• Gov. Greitens Invites New Voices to the Innovation Table

    Sep 06, 2017

    Four months ago, I wrote a blog entry entitled “Governor Greitens Deserves a Seat at the Innovation Table.”  At the time, there was a fair amount of anxiety in the St. Louis innovation ecosystem over the future of the Missouri Technology Corporation (MTC), the primary state funding vehicle for entrepreneurs and entrepreneurial support organizations over the last 10 years. Gov. Greitens’ budget proposed $5 million for funding MTC while the legislature was contemplating zeroing it out altogether.  The final number came in at $2.5 million.

    Yesterday, the Governor’s Innovation Task Force released its report, a 100+ page document that I’m confident will serve as the gold standard for joint public-private problem solving for other states.

    The report was the result of one of the most collaborative, thoroughgoing processes I’ve ever witnessed.  Thousands of Missourians took surveys, voted, participated in roundtables, and offered their input.  Its scope is truly comprehensive, taking into account everything from K-12 curriculum reform to deregulation to alternate funding mechanisms for entrepreneurs and support organizations.  The report presents a clear, detailed picture of where Missouri stands today, what strategic advantages we enjoy, and what challenges we face in the future.  With a research team led by a former McKinsey partner as well as the head of Accenture’s St. Louis office, it stands up to the very best work being done on this subject anywhere in the world.

    Some may complain that it did not “throw down the gauntlet” by offering specific recommendations or identifying a mythical silver bullet, but this was never the goal.  The governor told the steering committee in June that he wasn’t interested in a watered-down, consensus-oriented white paper.  What he wanted was rock-solid research and an unbiased presentation of the best options, even if some of them conflicted with each other. And that’s exactly what he got.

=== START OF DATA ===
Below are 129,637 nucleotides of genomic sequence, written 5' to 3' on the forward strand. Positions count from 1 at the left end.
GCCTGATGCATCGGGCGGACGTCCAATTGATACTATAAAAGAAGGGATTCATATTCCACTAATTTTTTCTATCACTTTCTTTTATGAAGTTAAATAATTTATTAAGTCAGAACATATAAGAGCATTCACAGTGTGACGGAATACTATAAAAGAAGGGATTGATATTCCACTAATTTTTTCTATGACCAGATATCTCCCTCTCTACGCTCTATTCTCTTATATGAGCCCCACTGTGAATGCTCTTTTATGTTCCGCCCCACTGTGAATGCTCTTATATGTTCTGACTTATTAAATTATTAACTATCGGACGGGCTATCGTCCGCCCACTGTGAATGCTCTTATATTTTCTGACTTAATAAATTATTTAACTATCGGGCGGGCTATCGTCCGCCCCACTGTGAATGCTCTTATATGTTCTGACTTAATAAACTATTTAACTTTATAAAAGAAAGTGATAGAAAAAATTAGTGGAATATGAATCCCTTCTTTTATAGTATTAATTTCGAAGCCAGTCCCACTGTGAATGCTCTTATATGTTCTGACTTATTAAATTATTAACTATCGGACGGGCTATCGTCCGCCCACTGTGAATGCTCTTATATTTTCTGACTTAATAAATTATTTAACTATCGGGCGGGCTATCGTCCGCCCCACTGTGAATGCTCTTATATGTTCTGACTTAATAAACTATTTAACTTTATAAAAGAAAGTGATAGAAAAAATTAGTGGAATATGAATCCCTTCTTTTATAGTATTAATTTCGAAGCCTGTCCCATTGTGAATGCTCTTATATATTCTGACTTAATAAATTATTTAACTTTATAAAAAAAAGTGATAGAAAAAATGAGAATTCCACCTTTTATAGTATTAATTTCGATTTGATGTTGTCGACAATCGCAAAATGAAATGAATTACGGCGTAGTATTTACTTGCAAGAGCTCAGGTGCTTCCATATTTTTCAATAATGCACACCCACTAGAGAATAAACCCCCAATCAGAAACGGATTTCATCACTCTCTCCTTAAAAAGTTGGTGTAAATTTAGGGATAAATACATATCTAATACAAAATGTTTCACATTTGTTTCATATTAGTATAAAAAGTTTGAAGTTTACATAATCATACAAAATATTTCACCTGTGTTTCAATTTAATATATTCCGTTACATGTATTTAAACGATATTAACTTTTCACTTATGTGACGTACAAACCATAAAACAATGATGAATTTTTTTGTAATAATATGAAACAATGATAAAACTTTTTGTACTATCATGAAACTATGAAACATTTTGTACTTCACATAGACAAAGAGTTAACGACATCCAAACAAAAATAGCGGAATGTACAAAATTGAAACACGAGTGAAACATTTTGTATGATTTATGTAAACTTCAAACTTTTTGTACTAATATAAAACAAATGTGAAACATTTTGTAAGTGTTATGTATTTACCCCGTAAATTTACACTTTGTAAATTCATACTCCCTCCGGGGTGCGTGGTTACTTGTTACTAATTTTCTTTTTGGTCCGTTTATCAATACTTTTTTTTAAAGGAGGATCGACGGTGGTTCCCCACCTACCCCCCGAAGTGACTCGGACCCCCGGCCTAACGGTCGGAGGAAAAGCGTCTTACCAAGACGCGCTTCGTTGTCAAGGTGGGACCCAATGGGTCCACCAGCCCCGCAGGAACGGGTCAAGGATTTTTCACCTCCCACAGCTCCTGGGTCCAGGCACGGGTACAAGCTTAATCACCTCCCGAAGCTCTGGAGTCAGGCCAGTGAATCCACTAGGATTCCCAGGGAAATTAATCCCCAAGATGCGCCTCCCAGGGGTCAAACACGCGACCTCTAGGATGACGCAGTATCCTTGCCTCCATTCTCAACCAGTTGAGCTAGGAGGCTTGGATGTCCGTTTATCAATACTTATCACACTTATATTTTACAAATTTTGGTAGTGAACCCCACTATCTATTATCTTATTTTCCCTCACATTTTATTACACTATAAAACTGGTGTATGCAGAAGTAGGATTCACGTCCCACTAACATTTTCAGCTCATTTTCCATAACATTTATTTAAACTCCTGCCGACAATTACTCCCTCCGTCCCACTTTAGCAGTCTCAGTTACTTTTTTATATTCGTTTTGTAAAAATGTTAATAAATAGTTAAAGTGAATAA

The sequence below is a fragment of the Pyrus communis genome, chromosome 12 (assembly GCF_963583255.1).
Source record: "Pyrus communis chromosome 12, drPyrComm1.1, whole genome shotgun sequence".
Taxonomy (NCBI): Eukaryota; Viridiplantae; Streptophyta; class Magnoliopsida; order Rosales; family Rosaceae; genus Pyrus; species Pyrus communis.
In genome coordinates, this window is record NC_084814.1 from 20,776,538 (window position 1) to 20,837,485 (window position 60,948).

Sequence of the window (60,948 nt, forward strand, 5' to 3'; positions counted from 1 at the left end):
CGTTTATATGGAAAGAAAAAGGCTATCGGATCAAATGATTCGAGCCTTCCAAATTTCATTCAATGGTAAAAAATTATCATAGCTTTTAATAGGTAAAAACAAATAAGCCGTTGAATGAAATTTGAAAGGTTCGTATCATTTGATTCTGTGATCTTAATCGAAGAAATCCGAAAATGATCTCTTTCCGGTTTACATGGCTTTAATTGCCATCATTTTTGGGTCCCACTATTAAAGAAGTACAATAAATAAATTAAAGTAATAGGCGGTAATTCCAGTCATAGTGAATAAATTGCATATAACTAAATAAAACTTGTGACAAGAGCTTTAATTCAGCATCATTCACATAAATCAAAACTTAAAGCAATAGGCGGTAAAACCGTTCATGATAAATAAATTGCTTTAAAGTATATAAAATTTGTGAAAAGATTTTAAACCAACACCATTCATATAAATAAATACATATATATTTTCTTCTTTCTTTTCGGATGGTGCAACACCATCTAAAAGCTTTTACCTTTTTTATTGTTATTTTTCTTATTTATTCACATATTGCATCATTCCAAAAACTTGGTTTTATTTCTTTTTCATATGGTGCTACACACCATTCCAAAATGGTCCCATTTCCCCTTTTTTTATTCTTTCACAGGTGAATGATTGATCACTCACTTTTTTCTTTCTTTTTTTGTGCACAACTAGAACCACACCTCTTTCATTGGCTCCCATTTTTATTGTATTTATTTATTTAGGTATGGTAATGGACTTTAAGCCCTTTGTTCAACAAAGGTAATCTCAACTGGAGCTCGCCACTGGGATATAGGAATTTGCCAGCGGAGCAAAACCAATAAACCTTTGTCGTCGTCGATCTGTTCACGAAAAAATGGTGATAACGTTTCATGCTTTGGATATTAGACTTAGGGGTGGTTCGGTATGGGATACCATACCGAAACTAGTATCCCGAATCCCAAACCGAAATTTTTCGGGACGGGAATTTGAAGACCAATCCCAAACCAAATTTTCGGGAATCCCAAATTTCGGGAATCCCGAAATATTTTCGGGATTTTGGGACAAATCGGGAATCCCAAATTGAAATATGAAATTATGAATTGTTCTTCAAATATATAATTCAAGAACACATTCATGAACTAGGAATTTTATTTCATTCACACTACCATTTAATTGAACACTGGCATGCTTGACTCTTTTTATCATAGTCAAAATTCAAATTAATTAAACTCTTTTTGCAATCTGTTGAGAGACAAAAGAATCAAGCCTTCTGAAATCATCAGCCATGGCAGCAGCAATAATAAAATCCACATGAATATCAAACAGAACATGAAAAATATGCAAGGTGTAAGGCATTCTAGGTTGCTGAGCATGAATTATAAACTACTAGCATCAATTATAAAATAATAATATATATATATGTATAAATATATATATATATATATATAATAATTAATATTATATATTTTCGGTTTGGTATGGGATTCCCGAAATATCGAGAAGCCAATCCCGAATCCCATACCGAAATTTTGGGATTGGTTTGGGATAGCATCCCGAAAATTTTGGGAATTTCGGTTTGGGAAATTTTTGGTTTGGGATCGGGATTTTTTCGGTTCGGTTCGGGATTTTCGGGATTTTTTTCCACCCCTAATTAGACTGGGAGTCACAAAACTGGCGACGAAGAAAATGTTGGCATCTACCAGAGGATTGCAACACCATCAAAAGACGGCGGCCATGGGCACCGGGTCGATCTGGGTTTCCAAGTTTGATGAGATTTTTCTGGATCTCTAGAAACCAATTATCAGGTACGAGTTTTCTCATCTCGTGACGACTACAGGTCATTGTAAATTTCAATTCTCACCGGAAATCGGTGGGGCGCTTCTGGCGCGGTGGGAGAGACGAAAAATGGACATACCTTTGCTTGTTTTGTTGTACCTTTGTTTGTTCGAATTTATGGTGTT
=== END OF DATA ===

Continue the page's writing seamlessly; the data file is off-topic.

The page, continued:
The challenge going forward will be to evaluate these options and decide which ones to prioritize.  That is no small task.  Different players will have different views depending on their needs and their roles.  We saw that clearly throughout the summer.

    And that really goes to the heart of the challenge facing Missouri; we are a fragmented state.  We have fault lines along geography (KC vs. STL), culture (rural vs. urban), industry, and so on.  If nothing else, the process this summer helped bridge some of those divides by getting people out of their comfort zones.  It forced people to think in terms of what is best for Missouri—all of Missouri—rather than personal best interests. That’s progress. Like it or not, we are all in this together, and we can’t reach our goals without helping our neighbors reach theirs.

    I’m incredibly proud of the work of the Task Force. Gov. Greitens not only took a seat at the table, he expanded the table to include voices that haven’t been heard.  This is the essence of collaborative leadership and it is the right way to get to the right answers on innovation and other important matters.

  • State Reps. Evans, Franks, and Merideth Discuss Legislative Session with Missouri Public Affairs Network

    Jul 17, 2017

    Missouri State Representatives Jean Evans (R-99), Bruce Franks (D-80), and Peter Merideth (D-78) addressed the St. Louis Regional Chamber’s Missouri Public Affairs Network on Friday, July 14. The three freshmen representatives on the “rising stars” panel led an engaging and insightful conversation which covered their first impressions of representing the St. Louis area in Jefferson City.

    7.17.17 MOPAN PictureRep. Evans said she was pleasantly surprised by how well her fellow legislators got along regardless of political affiliation. She added that the newly elected representatives in particular have expressed a desire to do away with partisan gridlock, so much so that they often cannot distinguish between Democrats and Republicans.

    Rep. Franks spoke about his experience working across the aisle with Republican lawmakers, particularly given his party’s “super-minority” status in the Missouri House of Representatives. Franks said that working with lawmakers from across the state opened his eyes to the urban-rural divide. He also expressed gratitude for being able to work with an opposing party “that’s actually willing to listen,” noting the bipartisan effort to secure $4 million in federal funds for summer youth jobs in Missouri.

    Rep. Merideth echoed his colleagues’ remarks about the sense of bipartisanship among the newest members of the Missouri House. Merideth said he was most proud of his work on HCB 3, a bill intended to extend community services to vulnerable populations which received bipartisan support, but was ultimately vetoed by the Governor.

    All three representatives were asked to evaluate the Governor’s recently announced safety plan for the City of St. Louis. Rep.Evans expressed support for the plan, while Reps. Franks said the plan fails to address the root causes of violence. Rep. Merideth cited the negative impact of predatory ticketing practices on police-community relations.